Learning to Relax (2)
By: Beth McHugh 2006
Correct breathing is an essential part of learning to relax, so today we’ll look at how to recapture the way we all used to breathe as a matter of habit. Breathing plays a large part in the ability to relax because breathing has a psychological as well as a physiological effect on the body. Just as thoughts can change breathing patterns, so too can the way we breathe affect the way we think. Slow breathing promotes calm. Rapid breathing encourages overstimulation of the nervous system. Proper breathing can lower the metabolic rate and make us feel more relaxed. The slower the metabolic rate, the calmer you will be.
Yoga is a technique which is excellent for reducing stress. One of the main factors incorporated into yogic philosophy is learning how to control the breath. But you can still learn to relax through breath control without going to a yoga class. Here are some simple tips on mastering breath control.
- Breathe with the diaphragm, not the upper lung. To best achieve this, lie down on your back and place your left hand on your chest and your right hand on your belly. Now breathe as usual. If you are breathing correctly, your right hand should move up and down rhythmically with the breath, while the hand that is on your chest should only move slightly, if at all.
- Practice this breathing technique until it becomes a habit. If you find it difficult to force the breath down into the belly due to years of shallow breathing, try lying on your back with your arms extended behind your head, or even with your hands cradling the back of your head. This posture raises the diaphragm and makes it even easier to breathe into the belly. Once you get used to the sensation of correct breathing, you can easily incorporate it into a vertical standing or sitting pose, then gradually extend it to everyday activities, such as ironing, typing, or driving.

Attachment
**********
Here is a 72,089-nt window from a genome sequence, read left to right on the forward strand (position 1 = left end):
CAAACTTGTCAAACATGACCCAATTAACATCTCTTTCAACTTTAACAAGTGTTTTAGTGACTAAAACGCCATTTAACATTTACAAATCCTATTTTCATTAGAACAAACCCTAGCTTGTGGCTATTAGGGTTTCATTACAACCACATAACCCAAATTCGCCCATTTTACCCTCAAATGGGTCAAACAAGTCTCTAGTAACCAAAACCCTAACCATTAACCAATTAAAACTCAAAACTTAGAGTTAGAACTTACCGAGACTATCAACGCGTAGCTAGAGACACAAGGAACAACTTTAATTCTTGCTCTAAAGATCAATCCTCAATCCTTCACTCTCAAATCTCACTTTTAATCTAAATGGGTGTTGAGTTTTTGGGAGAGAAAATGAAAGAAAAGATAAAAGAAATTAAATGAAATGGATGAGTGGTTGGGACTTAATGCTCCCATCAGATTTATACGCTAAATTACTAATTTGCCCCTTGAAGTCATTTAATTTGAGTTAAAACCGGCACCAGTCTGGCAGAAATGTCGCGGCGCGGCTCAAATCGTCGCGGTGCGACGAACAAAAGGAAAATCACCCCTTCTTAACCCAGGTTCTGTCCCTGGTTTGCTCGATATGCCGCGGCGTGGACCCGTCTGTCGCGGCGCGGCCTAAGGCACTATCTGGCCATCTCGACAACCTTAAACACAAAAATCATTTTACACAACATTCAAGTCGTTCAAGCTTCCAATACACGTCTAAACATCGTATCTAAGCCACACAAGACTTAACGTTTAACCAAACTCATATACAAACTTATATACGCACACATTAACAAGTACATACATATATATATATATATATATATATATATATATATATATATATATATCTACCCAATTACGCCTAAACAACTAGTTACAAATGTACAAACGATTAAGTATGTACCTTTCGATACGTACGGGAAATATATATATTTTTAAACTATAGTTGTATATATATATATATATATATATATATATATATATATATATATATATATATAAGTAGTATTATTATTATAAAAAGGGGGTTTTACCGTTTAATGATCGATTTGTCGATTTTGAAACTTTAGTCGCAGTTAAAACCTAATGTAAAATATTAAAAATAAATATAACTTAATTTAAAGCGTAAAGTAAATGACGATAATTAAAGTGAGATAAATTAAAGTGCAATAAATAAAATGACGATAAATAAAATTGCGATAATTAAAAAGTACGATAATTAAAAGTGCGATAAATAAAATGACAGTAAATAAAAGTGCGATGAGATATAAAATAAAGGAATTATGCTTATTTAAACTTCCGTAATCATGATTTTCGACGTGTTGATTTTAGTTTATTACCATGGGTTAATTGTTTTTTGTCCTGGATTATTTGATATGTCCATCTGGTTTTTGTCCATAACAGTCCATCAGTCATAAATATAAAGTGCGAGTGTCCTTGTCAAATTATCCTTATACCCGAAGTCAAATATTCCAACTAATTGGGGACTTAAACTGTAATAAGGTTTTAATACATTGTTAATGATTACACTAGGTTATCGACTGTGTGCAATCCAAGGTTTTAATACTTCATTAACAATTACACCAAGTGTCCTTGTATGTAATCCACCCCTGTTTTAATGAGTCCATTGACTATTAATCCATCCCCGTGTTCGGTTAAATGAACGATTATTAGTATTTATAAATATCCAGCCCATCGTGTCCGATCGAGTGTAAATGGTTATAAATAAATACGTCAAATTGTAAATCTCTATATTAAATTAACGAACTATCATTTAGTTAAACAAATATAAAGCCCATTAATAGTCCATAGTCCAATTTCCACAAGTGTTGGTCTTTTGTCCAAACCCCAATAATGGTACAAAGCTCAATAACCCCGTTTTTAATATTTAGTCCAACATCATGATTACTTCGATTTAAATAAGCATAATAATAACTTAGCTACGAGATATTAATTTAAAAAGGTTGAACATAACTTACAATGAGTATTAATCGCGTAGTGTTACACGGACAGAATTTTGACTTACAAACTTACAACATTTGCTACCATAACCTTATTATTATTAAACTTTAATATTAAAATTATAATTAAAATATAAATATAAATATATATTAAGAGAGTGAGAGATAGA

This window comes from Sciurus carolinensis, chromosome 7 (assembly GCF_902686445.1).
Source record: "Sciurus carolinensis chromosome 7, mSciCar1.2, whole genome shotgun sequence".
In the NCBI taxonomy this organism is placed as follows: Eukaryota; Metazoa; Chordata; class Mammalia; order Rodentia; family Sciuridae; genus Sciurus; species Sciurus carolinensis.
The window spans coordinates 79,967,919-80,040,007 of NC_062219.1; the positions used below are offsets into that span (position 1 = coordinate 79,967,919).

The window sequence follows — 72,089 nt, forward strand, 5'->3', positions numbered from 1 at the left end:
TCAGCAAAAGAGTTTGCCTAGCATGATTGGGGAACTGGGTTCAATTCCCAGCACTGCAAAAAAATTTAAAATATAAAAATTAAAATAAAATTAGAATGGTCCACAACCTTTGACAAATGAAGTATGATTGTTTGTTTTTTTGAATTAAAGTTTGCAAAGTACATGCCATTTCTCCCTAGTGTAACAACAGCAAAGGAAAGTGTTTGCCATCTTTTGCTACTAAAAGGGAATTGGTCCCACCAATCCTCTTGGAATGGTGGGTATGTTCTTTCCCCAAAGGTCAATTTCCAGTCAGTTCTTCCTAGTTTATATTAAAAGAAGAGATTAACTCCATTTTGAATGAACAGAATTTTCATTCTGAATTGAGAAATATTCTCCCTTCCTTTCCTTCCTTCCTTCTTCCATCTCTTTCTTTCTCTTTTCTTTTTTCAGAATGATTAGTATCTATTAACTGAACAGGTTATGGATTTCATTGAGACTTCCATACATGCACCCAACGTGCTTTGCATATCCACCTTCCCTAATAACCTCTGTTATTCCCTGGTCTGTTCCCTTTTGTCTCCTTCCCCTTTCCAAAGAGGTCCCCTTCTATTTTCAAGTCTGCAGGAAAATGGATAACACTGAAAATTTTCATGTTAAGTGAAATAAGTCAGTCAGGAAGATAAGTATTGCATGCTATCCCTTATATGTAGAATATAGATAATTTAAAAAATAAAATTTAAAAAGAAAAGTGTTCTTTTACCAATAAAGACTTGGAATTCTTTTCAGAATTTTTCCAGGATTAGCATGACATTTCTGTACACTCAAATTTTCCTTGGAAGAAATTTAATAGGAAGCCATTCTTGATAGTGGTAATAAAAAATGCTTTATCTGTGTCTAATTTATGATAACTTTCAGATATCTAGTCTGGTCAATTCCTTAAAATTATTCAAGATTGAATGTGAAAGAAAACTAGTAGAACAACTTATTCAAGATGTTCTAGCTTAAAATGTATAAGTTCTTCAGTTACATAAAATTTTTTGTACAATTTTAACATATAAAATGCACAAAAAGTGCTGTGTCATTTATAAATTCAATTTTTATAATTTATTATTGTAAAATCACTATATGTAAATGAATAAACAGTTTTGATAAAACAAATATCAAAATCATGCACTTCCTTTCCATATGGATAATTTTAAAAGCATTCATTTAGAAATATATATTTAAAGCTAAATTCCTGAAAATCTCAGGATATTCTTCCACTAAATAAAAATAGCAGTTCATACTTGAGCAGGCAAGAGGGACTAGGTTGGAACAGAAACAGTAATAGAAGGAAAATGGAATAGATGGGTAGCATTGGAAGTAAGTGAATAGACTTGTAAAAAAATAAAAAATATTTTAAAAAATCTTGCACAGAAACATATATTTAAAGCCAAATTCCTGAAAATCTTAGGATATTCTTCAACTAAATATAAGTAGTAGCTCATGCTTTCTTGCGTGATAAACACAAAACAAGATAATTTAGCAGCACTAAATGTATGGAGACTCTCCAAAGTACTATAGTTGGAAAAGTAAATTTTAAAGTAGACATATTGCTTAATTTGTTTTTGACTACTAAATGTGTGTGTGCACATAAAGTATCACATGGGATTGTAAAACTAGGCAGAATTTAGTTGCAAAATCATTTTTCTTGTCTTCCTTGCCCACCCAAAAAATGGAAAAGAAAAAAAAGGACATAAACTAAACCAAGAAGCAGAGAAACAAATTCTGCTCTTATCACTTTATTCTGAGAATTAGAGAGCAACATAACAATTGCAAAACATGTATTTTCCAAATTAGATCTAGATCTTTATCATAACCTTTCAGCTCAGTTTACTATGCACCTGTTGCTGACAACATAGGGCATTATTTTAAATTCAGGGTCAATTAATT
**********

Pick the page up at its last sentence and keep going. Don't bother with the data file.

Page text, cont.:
- If you find that you are a habitual shallow breather, take time out during the day to just focus on your breathing and check that you are breathing down into the belly. It’s surprising how often you will catch yourself doing shallow breathing, which overstimulates the body. A sure sign of shallow breathing is when your shoulders rise as you breathe. If you catch yourself doing this, gently make a conscious effort to breathe down into your belly.
- Once you have mastered correct breathing, counting the incoming and outgoing breath with promote further relaxation. Try breathing in to a count of four, holding for a count of four, and then exhaling to a count of four. Most importantly, do not strain. If this is too difficult, drop the count to a number you feel more comfortable with. In time, you will be able to increase the time taken to inhale and exhale, thus lowering the number of breaths per minute.
Slower breathing promotes greater calm, and over time, changing the
way you breathe can literally change your life!